Photo source: ego-living.com
Even with the countless fad diet books that have been out on the market for years, there always seem to be new ones popping up. The latest garnering attention is the book Six Weeks to OMG: Get Skinnier Than All Your Friends by personal trainer and actor Paul Khanna (writing under the pen name of Venice A. Fulton).
During the author’s July 10th appearance on The Today Show, he balked at claims that his book was targeting young girls even though the book uses “OMG” in the title and even mentions that “Your parents think you probably shouldn’t read this book” in the opening pages, claiming instead that his diet book isn’t targeting anyone except for those who want to lose fat.
Among some of the more attention-grabbing claims made in the book, the author suggests:
Skipping Breakfast to Burn More Fat
(Writing that “Breakfast is for wimps” and that skipping breakfast will help stop you from becoming a “Fadult” – a fat adult)
Eat Less Fruit
(Writing “Fruit can be a cheeky devil” because it contains fructose, which can turn to fat)
Taking Cold Baths to Rev up Your Metabolism
(Writing that cold baths “Help you lose calories fast”)
In regard to the book’s advice to skip breakfast, Today Show nutritionist Joy Bauer reponds, “We know that people who eat breakfast have a much easier time losing weight because it regulates your appetite and also revs your metabolism in the morning.”
The author claims that studies that claim that eating breakfast helps people succeed at dieting haven’t actually proved that.
The author also claims that when eating carbs, it doesn’t matter if you get your carbohydrates from a can of Coke or broccoli. “To get skinny,” he writes, “It makes no difference whether they get their daily carbs from cans of Coke or from broccoli… For six to 12 weeks there’s no harm in using this knowledge to get super-skinny.’”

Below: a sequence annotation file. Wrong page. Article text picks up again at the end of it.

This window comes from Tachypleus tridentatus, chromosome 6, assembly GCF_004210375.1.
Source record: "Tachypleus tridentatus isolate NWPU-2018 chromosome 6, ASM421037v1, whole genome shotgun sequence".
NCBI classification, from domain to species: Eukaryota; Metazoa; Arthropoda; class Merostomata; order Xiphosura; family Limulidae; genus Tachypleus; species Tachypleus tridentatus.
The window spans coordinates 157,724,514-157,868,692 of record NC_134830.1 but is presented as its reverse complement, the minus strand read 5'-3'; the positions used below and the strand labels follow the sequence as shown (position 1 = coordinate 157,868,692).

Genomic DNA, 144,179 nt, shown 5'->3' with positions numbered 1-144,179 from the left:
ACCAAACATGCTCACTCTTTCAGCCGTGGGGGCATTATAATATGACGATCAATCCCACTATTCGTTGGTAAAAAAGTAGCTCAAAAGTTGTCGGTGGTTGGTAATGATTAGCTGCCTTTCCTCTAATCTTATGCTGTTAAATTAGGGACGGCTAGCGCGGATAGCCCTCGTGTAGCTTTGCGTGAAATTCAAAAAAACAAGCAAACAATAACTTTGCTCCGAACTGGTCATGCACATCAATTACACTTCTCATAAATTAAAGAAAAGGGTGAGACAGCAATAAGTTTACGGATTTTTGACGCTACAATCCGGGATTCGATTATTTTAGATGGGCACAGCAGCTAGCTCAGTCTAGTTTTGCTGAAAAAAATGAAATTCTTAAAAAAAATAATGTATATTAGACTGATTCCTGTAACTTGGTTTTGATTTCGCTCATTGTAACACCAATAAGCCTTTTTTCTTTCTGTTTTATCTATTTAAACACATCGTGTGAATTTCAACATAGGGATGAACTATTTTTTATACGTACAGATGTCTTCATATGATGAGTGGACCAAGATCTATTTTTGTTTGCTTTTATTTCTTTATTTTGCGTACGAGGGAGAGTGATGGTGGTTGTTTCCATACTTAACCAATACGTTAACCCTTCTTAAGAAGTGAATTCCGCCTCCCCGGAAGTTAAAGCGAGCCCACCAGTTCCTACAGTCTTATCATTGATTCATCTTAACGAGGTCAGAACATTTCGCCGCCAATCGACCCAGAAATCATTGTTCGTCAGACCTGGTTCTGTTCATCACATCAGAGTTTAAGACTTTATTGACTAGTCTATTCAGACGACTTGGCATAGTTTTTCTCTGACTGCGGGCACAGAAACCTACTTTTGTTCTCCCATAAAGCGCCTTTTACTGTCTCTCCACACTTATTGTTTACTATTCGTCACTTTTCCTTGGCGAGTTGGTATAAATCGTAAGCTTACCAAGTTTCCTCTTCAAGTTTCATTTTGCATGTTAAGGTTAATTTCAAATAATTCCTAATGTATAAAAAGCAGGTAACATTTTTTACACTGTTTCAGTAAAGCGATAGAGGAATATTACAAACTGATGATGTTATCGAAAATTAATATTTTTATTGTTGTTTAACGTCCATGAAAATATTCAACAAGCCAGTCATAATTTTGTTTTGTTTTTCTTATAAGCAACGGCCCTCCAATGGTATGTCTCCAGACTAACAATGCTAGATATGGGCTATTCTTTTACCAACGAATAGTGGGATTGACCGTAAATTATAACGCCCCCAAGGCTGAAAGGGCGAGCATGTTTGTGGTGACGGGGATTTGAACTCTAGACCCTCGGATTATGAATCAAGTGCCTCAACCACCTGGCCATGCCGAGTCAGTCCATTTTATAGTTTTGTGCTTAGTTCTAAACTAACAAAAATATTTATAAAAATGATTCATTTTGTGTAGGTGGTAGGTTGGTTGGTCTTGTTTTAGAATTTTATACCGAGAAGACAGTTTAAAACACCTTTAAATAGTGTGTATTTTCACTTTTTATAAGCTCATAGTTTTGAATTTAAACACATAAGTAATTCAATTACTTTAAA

As you might imagine, many fitness and nutrition experts disagree with many of the author’s claims, including personal trainer John Templeton of Mount Cross Fit, and dietician Rachel Scrivin, who both shared their views on a recent write up appearing on Bay of Plenty Times. After debunking much of what the Six Weeks to OMG: Get Skinnier Than All Your Friends book suggests, Scrivin adds, “The energy-in, energy-out principle needs to be followed in order to lose weight. Eat less and exercise more for a healthy body and healthy mind.”
Anyone who’s investigated or even dabbled in nutrition can recognize that many of thsee claims are questionable at best. Ask anyone who’s successfully lost their excess weight and kept it off for years and they’ll likely tell you they did so without any fads or any tricks. This is because we simply can’t trick our bodies in the long run. Even people who undergo surgery to assist with their initial weight loss have stories of eating very little and very healthfully after the surgery in order to lose all of the excess weight and to keep it off.
Taking cold baths? Skipping breakfast? Choosing Coke over broccoli? Authors such as Paul Khanna (AKA “Venice A. Fulton”) should really be ashamed of themselves – not only for taking advantage of desperate people looking for a way out of their excess weight predicament, but also for potentially putting people who follow these suggested methods into a nutritional danger zone.
At the end of the day, in my experience, it’s the simple truths that work the best:
Drink lots of water.
Get plenty of rest.
And ignore any diet book or method that seems suspect.
Perhaps the “OMG” in the book title should stand for “Oh, My Gimmick” because in my humble opinion, that’s what the weight loss methods in Six Weeks to OMG: Get Skinnier Than All Your Friends smack of.